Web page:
What I appreciate most about “The Avengers” is that smooth way it checks off all the boxes, seamlessly integrating multiple characters, giving most of them something interesting to do and delivering a fun spectacle you can take seriously — or not — depending on your reverence for the material. It’s easy now to take that competence for granted. However, you need only look at the graveyard of failed blockbusters (“Battleship” was supposed to be that summer’s other big hit) to understand how this movie could have easily crashed and burned. I’m never bending the knee. But I’m OK being subjugated for a couple of hours if I’m in good hands.
CHANG: I think you’ve nailed the point quite elegantly, Glenn, and also the problem. I suspect we feel more or less the same way about “The Avengers” and could probably argue either position depending on the day. I could easily take the more generous view of the movie’s undeniable virtues — the superb casting, the dexterity of the plotting, the adroit balance of humor, action and exposition — while you stubbornly pointed out some of the deficits, namely the fact that even the most expertly tooled and polished machine is still, at the end of the day, a machine. It’s true that it’s easy to take competence for granted. As the largely unquestioning Marvel-loving masses have made more than clear, it’s also very easy to settle for it.
I’m not saying I prefer “Battleship” (confession: I never saw “Battleship”). But I do think beneath the super-slick banter and the bloodless, oddly unmemorable action scenes, there is something soulless and even antiseptic about the Marvel enterprise. The silky smoothness of these movies is what you get after you’ve ironed out every last kink, every possible threat of darkness and eccentricity, anything that might reek of too much style or interfere with MCU brand imperatives. There have been welcome exceptions, of course: the trippy visuals of “Doctor Strange,” the goofy alien constituents of “Guardians of the Galaxy” and above all the genuine grandeur and political depth of “Black Panther.” But they are very much exceptions to an otherwise depressingly inflexible rule.
But enough grousing from me. It may be damning these movies with faint praise to say that most of them have been pretty good, but “The Avengers” is pretty good — and sometimes a bit better than that. The actors could hardly be better: Robert Downey Jr. may deserve a richer signature role than Tony Stark, but his sandpaper-dry wisecracks are never not enjoyable. The Chrises (Evans and Hemsworth) are first-rate too. If I can borrow your Neuralyzer, Glenn, it is fun to try and forget all the subsequent Sturm und Drang and just watch these guys meet up, hang out and kick each other around for the first time. Also, Hiddleston is just so deliciously smackable as Loki and the incredible moment when he gets his ass handed to him by the Hulk remains, for me, the movie’s endlessly replayable high point.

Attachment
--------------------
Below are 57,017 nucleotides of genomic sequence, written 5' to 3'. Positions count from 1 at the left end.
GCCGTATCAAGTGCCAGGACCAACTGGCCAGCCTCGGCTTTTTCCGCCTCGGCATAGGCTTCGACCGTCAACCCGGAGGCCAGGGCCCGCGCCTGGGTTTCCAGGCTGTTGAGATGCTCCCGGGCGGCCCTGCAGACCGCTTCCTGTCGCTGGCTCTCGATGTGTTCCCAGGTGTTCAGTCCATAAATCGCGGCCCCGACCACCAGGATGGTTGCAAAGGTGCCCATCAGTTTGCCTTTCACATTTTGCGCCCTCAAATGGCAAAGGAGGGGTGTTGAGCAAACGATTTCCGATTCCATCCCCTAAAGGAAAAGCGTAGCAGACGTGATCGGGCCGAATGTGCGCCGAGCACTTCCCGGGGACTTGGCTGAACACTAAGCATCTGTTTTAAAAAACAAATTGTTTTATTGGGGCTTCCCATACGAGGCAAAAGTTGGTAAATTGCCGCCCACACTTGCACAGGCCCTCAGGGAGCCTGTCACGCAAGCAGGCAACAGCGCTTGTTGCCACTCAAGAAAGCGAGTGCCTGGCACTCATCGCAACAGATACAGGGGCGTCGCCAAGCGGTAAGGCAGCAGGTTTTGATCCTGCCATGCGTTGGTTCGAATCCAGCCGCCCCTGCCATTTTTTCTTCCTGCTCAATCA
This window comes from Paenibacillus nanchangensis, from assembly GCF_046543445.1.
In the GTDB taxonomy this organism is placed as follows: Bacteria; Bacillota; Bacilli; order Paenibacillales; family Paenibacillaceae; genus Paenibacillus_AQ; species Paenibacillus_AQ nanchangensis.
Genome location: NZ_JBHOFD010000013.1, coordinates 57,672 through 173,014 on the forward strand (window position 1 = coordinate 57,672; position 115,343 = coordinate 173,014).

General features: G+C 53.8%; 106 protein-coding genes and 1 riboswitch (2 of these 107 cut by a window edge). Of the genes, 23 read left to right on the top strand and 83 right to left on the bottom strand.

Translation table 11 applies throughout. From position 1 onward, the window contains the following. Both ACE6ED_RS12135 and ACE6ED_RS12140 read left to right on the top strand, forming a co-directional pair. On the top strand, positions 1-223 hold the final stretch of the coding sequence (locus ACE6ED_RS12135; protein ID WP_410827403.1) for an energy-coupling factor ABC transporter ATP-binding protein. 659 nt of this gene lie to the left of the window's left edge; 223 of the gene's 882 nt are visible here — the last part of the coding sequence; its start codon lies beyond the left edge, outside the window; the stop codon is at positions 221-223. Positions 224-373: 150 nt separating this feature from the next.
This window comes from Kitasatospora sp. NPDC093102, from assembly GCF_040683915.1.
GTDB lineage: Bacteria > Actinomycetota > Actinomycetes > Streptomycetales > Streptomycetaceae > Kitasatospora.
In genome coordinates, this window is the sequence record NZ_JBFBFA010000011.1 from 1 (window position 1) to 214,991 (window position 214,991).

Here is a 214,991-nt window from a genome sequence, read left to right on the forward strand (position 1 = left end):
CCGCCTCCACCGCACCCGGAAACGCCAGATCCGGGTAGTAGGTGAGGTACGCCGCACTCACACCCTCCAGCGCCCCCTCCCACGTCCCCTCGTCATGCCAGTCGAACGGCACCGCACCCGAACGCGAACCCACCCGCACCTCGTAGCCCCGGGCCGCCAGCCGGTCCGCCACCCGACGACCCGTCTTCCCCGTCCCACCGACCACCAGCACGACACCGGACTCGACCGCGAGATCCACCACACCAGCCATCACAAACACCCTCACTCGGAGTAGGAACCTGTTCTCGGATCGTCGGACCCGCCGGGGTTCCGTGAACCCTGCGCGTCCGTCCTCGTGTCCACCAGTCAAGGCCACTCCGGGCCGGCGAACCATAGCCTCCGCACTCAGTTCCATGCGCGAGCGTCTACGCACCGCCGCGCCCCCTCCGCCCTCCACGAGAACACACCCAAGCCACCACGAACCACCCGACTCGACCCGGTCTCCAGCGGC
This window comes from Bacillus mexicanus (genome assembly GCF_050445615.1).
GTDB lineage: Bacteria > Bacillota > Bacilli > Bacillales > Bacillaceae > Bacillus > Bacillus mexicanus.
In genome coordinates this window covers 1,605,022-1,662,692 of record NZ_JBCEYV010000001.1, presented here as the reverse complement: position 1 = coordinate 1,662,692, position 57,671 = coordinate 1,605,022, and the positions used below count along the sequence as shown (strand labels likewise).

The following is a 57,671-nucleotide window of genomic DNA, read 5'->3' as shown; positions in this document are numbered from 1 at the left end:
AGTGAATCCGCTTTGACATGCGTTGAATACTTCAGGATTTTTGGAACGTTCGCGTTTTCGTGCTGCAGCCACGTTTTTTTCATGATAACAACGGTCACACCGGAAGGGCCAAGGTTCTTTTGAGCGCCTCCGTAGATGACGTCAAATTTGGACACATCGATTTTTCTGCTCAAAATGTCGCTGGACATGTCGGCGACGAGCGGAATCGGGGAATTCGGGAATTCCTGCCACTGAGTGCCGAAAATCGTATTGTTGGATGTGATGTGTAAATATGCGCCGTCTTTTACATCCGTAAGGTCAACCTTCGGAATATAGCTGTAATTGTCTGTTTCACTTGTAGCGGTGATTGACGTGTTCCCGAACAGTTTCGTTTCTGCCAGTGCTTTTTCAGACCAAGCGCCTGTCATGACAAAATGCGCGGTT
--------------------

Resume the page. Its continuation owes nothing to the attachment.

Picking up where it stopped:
Speaking of Hulk: The gravity of Mark Ruffalo’s performance as Dr. Bruce Banner really lingered this time around. He’s always been one of this series’ underexposed bright spots; his sly, bookish diffidence is the perfect counterweight to his alter ego’s uncontrollable rage. It’s telling, I think, that the Hulk has been such a logistically problematic, hard-to-sustain figure in the Marvel cosmos, as evidenced by his two previous solo outings (in which he was played by Eric Bana and Edward Norton). Starting with Ruffalo in “The Avengers,” they not only got the right man but also figured out how to use him — with short, well-timed bursts of destructive mayhem and comic relief. I wish they’d use him more, frankly; a loss of control might have done this rigorously managed franchise some good.
WHIPP: It’s not entirely bloodless, Justin. Or have you forgotten those blood-stained Captain America trading cards that Nick Fury removed (not really) from the corpse of the dearly departed Agent Coulson? Or perhaps you did, as his death wasn’t quite the gut punch it should have been. Coulson was the moral compass of the whole operation. Plus, he had Loki pegged better than anybody. “You lack conviction,” Coulson tells him, shortly before getting off one last blast. Of course, death being a loose construct in the MCU, it’s not the last we’ll see of Coulson. I just hope the Avengers mourned him in the moment. He deserves a shawarma sandwich named in his honor.
At this point, 23 movies in, it would take something stronger than a Neuralyzer to erase what you astutely called “Marvel brand imperatives,” Justin. Proficient plotting can also be seen (and, more importantly, felt) as bland programming, leading to a series of films that often boast sparkling continuity at the expense of thrilling imagination.
But we didn’t know what was to come when “The Avengers” arrived eight years ago, so I still can appreciate its small touches of weirdness — Hiddleston’s “full-tilt diva” turn as Loki, the way Coulson gets all starstruck when he’s around Captain America, Pepper Potts padding around in her bare feet because A) smart women don’t need heels or B) Gwyneth Paltrow has a couple of inches on Downey and Iron Man cannot be seen being dwarfed by a member of the opposite sex.
Really though, any movie featuring the late Harry Dean Stanton is OK by me, even if he has a just a cameo and even if his casting, according to Whedon, was purely accidental as cinematographer Seamus McGarvey happened to be shooting a documentary about the actor. That happy accident does prove your point, though, Justin. Moments of invention can sometimes provide the most lasting joys.
Inside the business of entertainment
The Wide Shot brings you news, analysis and insights on everything from streaming wars to production — and what it all means for the future.
You may occasionally receive promotional content from the Los Angeles Times.